Methods

The authors aggregated multiple databases of professional neurosurgical societies in an effort to identify pediatric neurosurgical practitioners. A 30-question survey was then administered to all identified practitioners, and responses were collected for 6 months. Primary analysis of pediatric versus nonpediatric practitioners was performed. Subgroup analyses of the characteristics of the pediatric practitioners were also performed to identify the effects of practitioner age, sex, and practice setting on survey responses.

Results

A total of 342 practitioners received the survey, and 267 responded (78.1% response rate); 158 pediatric practitioners and 92 nonpediatric practitioners were identified. Seventeen respondents were excluded from analysis. Pediatric practitioners were more likely to be women, ABPNS certified, have completed a pediatric fellowship, do fewer operative cases per year, have a more frequent call schedule, practice in a freestanding children's hospital, be in academic practice, and in need of recruiting additional faculty. Pediatric practitioners spent fewer hours per week in patient care, and were less likely to have a productivity-based salary or salary incentive based on relative value unit–production. Among pediatric practitioners, American Board of Neurological Surgery and ABPNS certification rates differed significantly among age groups, with older age groups being more likely to be certified by the American Board of Neurological Surgery and ABPNS. The rate of pediatric fellowship completion was significantly higher in the younger age groups. Anticipating retirement by age 65 was significantly more likely in the younger age groups, and hours spent per week spent in teaching and administrative duties were lower in the younger age groups. There were 27 female and 131 male pediatric practitioners. The women were more likely to have completed a pediatric fellowship and performed fewer operative cases per year than the men. Nonacademic pediatric practitioners were more likely to have a relative value unit–based salary incentive, be reimbursed for call coverage, and spend more hours per week in patient care than academic pediatric practitioners. Academic pediatric practitioners spent more hours per week in clinical research.

Conclusions

The authors estimate that there are fewer than 200 pediatric neurosurgeons currently practicing in the United States. Current practice patterns unique to pediatrics may have important implications in recruiting and retaining the next generation of pediatric neurosurgeons.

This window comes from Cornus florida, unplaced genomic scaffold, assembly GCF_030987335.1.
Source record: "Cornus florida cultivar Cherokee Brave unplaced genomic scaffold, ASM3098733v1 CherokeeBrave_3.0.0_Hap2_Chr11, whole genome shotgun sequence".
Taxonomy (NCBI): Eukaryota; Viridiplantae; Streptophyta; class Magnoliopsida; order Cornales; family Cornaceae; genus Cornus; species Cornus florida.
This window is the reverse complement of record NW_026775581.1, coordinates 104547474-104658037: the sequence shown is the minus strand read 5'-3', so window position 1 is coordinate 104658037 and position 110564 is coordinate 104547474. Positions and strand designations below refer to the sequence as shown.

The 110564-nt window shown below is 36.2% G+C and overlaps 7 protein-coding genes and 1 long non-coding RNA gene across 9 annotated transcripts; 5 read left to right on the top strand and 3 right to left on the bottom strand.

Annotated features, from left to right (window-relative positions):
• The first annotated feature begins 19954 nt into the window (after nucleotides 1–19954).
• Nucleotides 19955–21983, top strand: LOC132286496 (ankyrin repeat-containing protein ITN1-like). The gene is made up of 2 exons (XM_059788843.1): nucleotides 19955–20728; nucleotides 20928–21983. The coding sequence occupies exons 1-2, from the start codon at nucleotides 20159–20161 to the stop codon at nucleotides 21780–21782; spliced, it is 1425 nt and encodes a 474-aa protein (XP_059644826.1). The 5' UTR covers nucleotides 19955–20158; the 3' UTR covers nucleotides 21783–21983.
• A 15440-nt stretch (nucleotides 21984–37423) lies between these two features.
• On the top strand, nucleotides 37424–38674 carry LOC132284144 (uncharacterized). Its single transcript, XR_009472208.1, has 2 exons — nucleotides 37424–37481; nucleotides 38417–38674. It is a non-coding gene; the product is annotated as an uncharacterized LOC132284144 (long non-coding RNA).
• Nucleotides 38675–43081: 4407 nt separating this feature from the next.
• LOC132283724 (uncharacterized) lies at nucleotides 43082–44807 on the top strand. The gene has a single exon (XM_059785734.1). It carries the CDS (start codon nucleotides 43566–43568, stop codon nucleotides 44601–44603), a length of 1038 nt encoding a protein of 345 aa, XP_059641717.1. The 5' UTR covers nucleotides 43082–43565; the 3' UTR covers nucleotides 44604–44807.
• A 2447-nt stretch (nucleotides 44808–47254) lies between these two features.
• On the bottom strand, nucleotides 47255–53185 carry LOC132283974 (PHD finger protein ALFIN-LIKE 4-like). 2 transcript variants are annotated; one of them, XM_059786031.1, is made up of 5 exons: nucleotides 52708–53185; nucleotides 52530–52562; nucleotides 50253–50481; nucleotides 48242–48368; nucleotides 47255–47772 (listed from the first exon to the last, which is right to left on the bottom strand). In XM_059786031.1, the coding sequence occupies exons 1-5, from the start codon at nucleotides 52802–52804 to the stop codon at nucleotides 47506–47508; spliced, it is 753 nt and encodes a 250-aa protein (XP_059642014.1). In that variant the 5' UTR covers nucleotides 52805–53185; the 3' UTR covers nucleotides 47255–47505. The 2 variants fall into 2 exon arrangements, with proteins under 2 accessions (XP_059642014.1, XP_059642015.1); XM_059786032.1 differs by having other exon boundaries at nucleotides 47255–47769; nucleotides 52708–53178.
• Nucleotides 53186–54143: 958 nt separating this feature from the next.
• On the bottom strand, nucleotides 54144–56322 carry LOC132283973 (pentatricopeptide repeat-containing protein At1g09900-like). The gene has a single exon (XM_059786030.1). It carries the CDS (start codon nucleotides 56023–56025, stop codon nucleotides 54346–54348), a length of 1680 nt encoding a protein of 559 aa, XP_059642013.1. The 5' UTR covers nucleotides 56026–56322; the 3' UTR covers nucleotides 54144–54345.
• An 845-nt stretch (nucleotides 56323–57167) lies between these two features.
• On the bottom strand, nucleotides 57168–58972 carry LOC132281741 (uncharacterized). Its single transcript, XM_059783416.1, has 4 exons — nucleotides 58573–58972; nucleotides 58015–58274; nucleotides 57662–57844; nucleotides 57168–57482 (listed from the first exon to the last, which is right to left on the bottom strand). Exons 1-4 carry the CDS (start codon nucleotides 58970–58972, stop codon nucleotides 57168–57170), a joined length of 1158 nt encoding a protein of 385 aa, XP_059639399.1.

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Susan R. Durham, Kenneth C. Liu and Nathan R. Selden

Object

The purpose of this study was to evaluate the risk of progression of traumatic intracranial lesions in children by comparing initial and subsequent computed tomography (CT) scans. Reserving repeated CT imaging for patients who harbor higher-risk lesions may reduce overall radiation exposure, the need for sedative agents, and cost.

Methods

The authors performed a retrospective cohort study in 268 patients younger than 18 years of age who underwent repeated CT scanning within 24 hours of their initial CT scanning procedure. The risk of progression between the initial and repeated CT scanning sessions and the need for delayed neurosurgical intervention were determined for each lesion type.

In 54 patients (20.1%) the normal findings on the initial CT study did not change on subsequent imaging. In 61 (28.5%) of the 214 patients in whom abnormal findings were present on the initial scan, progression was demonstrated. Patients with epidural hematoma (EDH; odds ratio [OR] 12.29), subdural hematoma (SDH; OR 3.18), cerebral edema (OR 9.34), and intraparenchymal hemorrhage (IPH; OR 18.3) were found to be at a significantly increased risk for progression and to require delayed neurosurgical intervention (OR 11.91). No significantly increased risk was found for patients with subarachnoid hemorrhage (SAH), intraventricular hemorrhage (IVH), diffuse axonal injury (DAI), or skull fracture.

Conclusions

Repeated CT imaging in children with high-risk lesions such as EDH, SDH, cerebral edema, and IPH is recommended. However, in children with low-risk lesions, such as SAH, IVH, DAI, and isolated skull fractures but no sign of clinical deterioration, repeated imaging may be less likely to alter the clinical management scheme. The limited benefits of undertaking repeated imaging in these patients should be weighed against the risks of radiation exposure, sedation, intrahospital transportation, and patient monitoring.